My name is Eris S. and I was once a Job Search Addict.
I would like to go on record right now and say that all things considered, I have a great job (knock on wood). My boss trusts me to do what he hired me to do, I have a great office/studio (one of the perks of being an audio engineer), and above all, I am doing what I set out to do. There was, however, a time when I was not so happy.
Sure, I was still in the same industry, but I felt like I was working at a level that did not challenge me. I also had problems with the way my departments were run. Not to mention my bosses left little to be desired with regards to leadership.
It was during these years – yes YEARS – that I found myself descending deeper and deeper into a world of serious addiction.
I got hooked on job hunting.
In the beginning, it seemed harmless. I was dabbling; just a couple times a week. But before I knew it, hunting began to take control of my life. First I was just seeing what else was out there. I would go to industry-related sites and see if anyone was looking for someone with my skill level, and even then, it was only during stressful weeks.
Before long I was looking several times a week. Then every day. After some time, perpetual job hunting wasn’t strong enough.
I began rethinking all my career choices. I went from someone who was so confident with their career path to a person willing to do anything to make ends meet. I felt too old to go back to school. I had come so far and starting over was not an option. I began looking into joining a union. Maybe I would learn a trade. Become an apprentice in some field I had never even considered. Sure it would be the bottom rung, but at least I would be earning a wage. Yes, I was becoming desperate.
It spiraled out of control. I began going to job sites in the morning and then checking again throughout the day just in case the perfect opportunity was posted while I was away. Looking back on it the behavior was sad and preventable. I had no clarity. I only prolonged my woes by running into another position with the same issues. In the beginning, it was great; new faces, new tasks, new environment. But before long I ran myself right back into the same situation. I thought I went dry, but within a year the hunt began to take control of me again and I was back on the wagon. Job Search Addiction (JSA), like all addictions, is terribly hard to shake for good.
This could’ve probably all been avoided if I had just taken a few steps back, thought about what I really wanted, and took a much closer look at what I was leaving and what I was running into.
The problem was that once I started telling myself that the company was bad, the department was run poorly and that I wanted so much more out of life – my desire for more just seemed to take over. My job hunts ran on autopilot, and it was as if the more I reached for something better to come along the further away I seemed to push any good opportunity.
Now I don’t know why things work out the way they do. I’m not sure if we get what we need when we need it or if we make our own opportunities by playing harder and going further than the next guy. What I do know is that it is unhealthy and irrational to spend a good portion of your workday job hunting, and spending the time you’re not looking, thinking about doing anything else but your current job.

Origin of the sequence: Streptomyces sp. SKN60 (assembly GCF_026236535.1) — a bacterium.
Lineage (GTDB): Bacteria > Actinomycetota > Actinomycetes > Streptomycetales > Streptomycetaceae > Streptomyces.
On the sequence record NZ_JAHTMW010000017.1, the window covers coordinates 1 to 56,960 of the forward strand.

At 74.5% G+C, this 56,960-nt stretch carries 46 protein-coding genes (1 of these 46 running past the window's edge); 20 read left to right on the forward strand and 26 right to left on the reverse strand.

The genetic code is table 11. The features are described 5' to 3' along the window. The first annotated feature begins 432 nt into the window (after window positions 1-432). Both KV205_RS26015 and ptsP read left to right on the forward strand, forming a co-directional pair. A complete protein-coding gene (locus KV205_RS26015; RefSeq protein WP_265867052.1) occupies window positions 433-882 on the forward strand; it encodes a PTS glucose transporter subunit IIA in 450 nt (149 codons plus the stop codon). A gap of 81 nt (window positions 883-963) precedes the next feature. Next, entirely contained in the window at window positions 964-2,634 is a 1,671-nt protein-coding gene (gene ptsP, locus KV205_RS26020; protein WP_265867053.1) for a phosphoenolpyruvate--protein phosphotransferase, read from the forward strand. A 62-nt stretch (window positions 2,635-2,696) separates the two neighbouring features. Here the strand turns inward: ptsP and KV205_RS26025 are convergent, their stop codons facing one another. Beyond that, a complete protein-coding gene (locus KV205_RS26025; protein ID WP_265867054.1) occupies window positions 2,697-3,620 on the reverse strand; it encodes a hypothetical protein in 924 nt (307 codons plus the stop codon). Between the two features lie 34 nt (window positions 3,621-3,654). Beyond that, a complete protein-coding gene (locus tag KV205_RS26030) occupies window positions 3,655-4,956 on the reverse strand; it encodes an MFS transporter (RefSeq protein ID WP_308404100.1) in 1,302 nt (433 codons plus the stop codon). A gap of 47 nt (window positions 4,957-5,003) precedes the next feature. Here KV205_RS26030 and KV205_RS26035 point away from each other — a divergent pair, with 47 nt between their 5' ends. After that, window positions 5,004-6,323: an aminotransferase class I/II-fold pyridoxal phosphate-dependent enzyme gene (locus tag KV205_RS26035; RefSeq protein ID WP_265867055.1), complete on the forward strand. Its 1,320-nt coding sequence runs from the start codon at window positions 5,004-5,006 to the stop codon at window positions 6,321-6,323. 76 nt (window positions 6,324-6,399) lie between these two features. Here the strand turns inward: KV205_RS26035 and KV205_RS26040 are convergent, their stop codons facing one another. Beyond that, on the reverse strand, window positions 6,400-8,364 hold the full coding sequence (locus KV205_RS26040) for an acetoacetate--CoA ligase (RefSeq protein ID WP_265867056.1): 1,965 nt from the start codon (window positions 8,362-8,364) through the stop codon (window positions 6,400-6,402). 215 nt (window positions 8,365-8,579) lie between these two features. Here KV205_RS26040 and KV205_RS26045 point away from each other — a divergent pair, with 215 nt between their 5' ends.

With that in mind, here are a few telltale signs that you might be addicted to job hunt.
1) You do a job search every day. Same engines, same keywords, same results, but that doesn’t deter you. You still make time to do this every day. Einstein once defined insanity as doing the same thing over and over again and expecting different results.
2) You begin to entertain jobs that you are clearly not qualified for. The end result is a waste of your time – and if you actually get an interview – a waste of the employers’ time too. You also start considering jobs that you are way over qualified for – even if they’re in the same field.
3) You start searching for positions that aren’t even in your area of expertise. Sure, you’re a trained veterinarian, but you’ve always been good with numbers so maybe, just maybe, they would be willing to give an honest hard worker like you shot. This is highly unlikely and spending an abundance of time on this type of search is a clear indicator that you have a problem.
4) You look for new postings at hours when no business in their right mind would post. The same results you got on those HotMonsterBuilder sites at 3 pm are the same ones that are going to be there at 10 pm. Companies just don’t have HR do these tasks in the middle of the night. Even the weekend is a long shot.
Just like the big pharmaceuticals probably don’t really want to cure cancer – why would anyone want you to recover from Job Search Addiction? The career sites benefit (hey, this one too), employers benefit by getting a ridiculous number of choice (which means they can pay you less) and the cycle goes on and on.
Sad as it may seem there is hope and with time and a little patience you too can overcome hunting. It may be one of the hardest things you ever do, but in the end, you will be much better off.
I’ve been there. I’ve suffered. And if you need a sponsor for your Job Search Addiction, I’m ready to listen. Remember, the first step is admitting you have a problem.